FRESNO, Calif. (AP) — A woman who was stranded in the rugged Sierra Nevada for nine days while suffering from some broken bones survived by using a water filter to drink from a creek, authorities said.
Miyuki Harwood, 62, was found Saturday morning in a remote area of the Sierra National Forest after she used a whistle to get the attention of a search and rescue team who were looking for her, Fresno County Sheriff Margaret Mims said at a news conference.
Harwood was airlifted to a hospital to treat an unspecified injury sustained on Aug. 20 when she got separated from a group of hikers near Horsehead Lake, about 100 miles northwest of Fresno.
She was listed in stable condition, the sheriff said after meeting Harwood at her hospital bed.
Most Read Nation & World Stories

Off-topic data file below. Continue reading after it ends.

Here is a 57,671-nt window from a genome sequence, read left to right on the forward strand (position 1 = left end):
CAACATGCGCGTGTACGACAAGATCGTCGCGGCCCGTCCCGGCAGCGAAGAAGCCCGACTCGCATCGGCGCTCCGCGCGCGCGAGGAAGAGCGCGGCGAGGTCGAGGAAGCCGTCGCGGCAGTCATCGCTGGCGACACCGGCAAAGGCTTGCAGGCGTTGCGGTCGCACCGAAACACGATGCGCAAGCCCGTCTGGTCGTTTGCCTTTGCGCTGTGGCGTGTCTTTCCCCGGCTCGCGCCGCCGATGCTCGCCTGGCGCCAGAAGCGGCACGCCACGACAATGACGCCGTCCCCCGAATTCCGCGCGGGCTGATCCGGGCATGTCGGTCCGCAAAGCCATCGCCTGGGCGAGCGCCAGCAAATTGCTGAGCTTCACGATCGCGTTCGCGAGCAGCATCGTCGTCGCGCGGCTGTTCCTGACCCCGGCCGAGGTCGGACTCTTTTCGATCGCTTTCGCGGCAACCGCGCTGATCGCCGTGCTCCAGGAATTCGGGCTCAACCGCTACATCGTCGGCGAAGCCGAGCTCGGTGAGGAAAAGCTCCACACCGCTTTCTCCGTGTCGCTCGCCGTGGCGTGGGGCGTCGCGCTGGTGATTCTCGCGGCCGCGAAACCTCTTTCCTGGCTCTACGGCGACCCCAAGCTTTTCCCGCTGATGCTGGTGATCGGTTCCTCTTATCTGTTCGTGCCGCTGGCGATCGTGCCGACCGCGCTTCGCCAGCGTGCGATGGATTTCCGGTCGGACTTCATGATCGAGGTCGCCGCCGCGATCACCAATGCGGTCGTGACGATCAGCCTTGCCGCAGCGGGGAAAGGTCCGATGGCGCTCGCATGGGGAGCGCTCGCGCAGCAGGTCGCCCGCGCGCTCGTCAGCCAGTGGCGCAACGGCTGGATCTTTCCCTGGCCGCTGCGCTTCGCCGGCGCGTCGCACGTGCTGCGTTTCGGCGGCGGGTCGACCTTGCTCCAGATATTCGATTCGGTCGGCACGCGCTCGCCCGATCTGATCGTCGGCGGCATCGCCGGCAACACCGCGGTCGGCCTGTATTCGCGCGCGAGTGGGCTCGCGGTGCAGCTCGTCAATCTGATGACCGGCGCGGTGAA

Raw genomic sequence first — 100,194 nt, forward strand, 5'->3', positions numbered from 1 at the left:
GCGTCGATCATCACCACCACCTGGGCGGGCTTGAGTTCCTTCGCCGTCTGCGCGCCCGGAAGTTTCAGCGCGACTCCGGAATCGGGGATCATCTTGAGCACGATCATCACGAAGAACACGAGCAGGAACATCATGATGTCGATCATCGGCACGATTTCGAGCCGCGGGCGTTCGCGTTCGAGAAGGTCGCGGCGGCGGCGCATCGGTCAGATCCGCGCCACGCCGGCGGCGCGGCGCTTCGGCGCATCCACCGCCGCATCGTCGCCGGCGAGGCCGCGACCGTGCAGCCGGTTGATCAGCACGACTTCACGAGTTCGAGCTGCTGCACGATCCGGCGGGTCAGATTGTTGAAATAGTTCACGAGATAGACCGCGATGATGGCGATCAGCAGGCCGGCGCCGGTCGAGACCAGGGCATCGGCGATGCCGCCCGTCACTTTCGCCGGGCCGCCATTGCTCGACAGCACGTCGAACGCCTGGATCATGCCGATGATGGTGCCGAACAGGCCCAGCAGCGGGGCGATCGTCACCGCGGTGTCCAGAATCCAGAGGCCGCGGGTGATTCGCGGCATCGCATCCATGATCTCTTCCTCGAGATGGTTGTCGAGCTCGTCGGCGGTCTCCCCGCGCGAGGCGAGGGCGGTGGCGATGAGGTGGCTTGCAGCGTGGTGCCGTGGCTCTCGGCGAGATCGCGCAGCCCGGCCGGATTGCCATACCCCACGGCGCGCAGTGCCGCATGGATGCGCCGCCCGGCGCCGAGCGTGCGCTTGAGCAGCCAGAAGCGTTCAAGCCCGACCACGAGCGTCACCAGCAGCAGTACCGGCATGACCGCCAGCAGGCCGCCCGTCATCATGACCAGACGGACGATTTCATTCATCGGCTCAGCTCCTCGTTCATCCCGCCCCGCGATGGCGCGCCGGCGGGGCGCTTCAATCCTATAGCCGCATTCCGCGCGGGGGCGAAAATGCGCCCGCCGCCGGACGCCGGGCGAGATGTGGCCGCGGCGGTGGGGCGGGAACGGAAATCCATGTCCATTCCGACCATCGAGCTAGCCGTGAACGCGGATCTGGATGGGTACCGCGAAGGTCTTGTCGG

- Sports on TV & radio: Local listings for Seattle games and events
- Biden expected to nominate Blinken as secretary of state
- D.C. preparing for pandemic Inauguration Day
- What was dripping down Giuliani's face? Dark streaks added to an already-odd event
- Trump tries to nullify votes in Wisconsin recount
“Her voice was strong. She was extremely thankful that people were looking for her,” Mims said.
Harwood, of Folsom, Calif., was the focus of an intense search involving several law enforcement agencies after she got lost in the mountains.
She broke some bones and couldn’t hike back to her base camp, Mims said. She also had very little food and supplies because she was carrying just enough for a day trip.
To survive, Harwood crawled for about two days from where she was injured to a creek where she could scoop water into a bottle with a filter inside.
“She was a fighter,” said Rusty Hotchkiss, a California Highway Patrol flight officer and paramedic who flew Harwood to the hospital.
“She was very exhausted — very tired, but she was very thankful to be saved and to get out of there,” he added.
Mims said the search for Harwood was hampered by thick smoke from a wildfire that has burned 96 square miles nearby in the Kings Canyon National Park.